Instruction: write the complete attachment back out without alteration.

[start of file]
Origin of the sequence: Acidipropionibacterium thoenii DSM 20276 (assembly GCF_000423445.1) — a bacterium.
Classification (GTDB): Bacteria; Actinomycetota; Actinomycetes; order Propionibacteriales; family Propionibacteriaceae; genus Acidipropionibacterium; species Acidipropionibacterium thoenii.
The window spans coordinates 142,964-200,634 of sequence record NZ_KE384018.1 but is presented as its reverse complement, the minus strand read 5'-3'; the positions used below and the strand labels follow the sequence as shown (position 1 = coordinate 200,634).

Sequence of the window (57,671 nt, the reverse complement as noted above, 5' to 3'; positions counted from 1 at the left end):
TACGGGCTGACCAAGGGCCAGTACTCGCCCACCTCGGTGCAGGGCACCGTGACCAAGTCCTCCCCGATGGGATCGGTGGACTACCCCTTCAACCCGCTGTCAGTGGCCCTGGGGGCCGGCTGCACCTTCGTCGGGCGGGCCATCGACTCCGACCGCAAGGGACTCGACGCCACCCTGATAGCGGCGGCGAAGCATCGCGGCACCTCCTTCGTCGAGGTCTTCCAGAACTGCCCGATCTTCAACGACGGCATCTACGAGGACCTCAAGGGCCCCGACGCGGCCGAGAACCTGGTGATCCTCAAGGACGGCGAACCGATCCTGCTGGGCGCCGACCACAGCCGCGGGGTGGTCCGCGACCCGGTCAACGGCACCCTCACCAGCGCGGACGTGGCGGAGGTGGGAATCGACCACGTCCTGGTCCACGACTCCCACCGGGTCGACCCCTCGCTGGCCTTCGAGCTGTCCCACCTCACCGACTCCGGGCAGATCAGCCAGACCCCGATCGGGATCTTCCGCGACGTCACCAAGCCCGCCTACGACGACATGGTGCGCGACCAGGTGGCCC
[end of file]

Origin of the sequence: Acidipropionibacterium thoenii DSM 20276 (assembly GCF_000423445.1) — a bacterium.
Classification (GTDB): Bacteria; Actinomycetota; Actinomycetes; order Propionibacteriales; family Propionibacteriaceae; genus Acidipropionibacterium; species Acidipropionibacterium thoenii.
The window spans coordinates 142,964-200,634 of sequence record NZ_KE384018.1 but is presented as its reverse complement, the minus strand read 5'-3'; the positions used below and the strand labels follow the sequence as shown (position 1 = coordinate 200,634).

Sequence of the window (57,671 nt, the reverse complement as noted above, 5' to 3'; positions counted from 1 at the left end):
TACGGGCTGACCAAGGGCCAGTACTCGCCCACCTCGGTGCAGGGCACCGTGACCAAGTCCTCCCCGATGGGATCGGTGGACTACCCCTTCAACCCGCTGTCAGTGGCCCTGGGGGCCGGCTGCACCTTCGTCGGGCGGGCCATCGACTCCGACCGCAAGGGACTCGACGCCACCCTGATAGCGGCGGCGAAGCATCGCGGCACCTCCTTCGTCGAGGTCTTCCAGAACTGCCCGATCTTCAACGACGGCATCTACGAGGACCTCAAGGGCCCCGACGCGGCCGAGAACCTGGTGATCCTCAAGGACGGCGAACCGATCCTGCTGGGCGCCGACCACAGCCGCGGGGTGGTCCGCGACCCGGTCAACGGCACCCTCACCAGCGCGGACGTGGCGGAGGTGGGAATCGACCACGTCCTGGTCCACGACTCCCACCGGGTCGACCCCTCGCTGGCCTTCGAGCTGTCCCACCTCACCGACTCCGGGCAGATCAGCCAGACCCCGATCGGGATCTTCCGCGACGTCACCAAGCCCGCCTACGACGACATGGTGCGCGACCAGGTGGCCC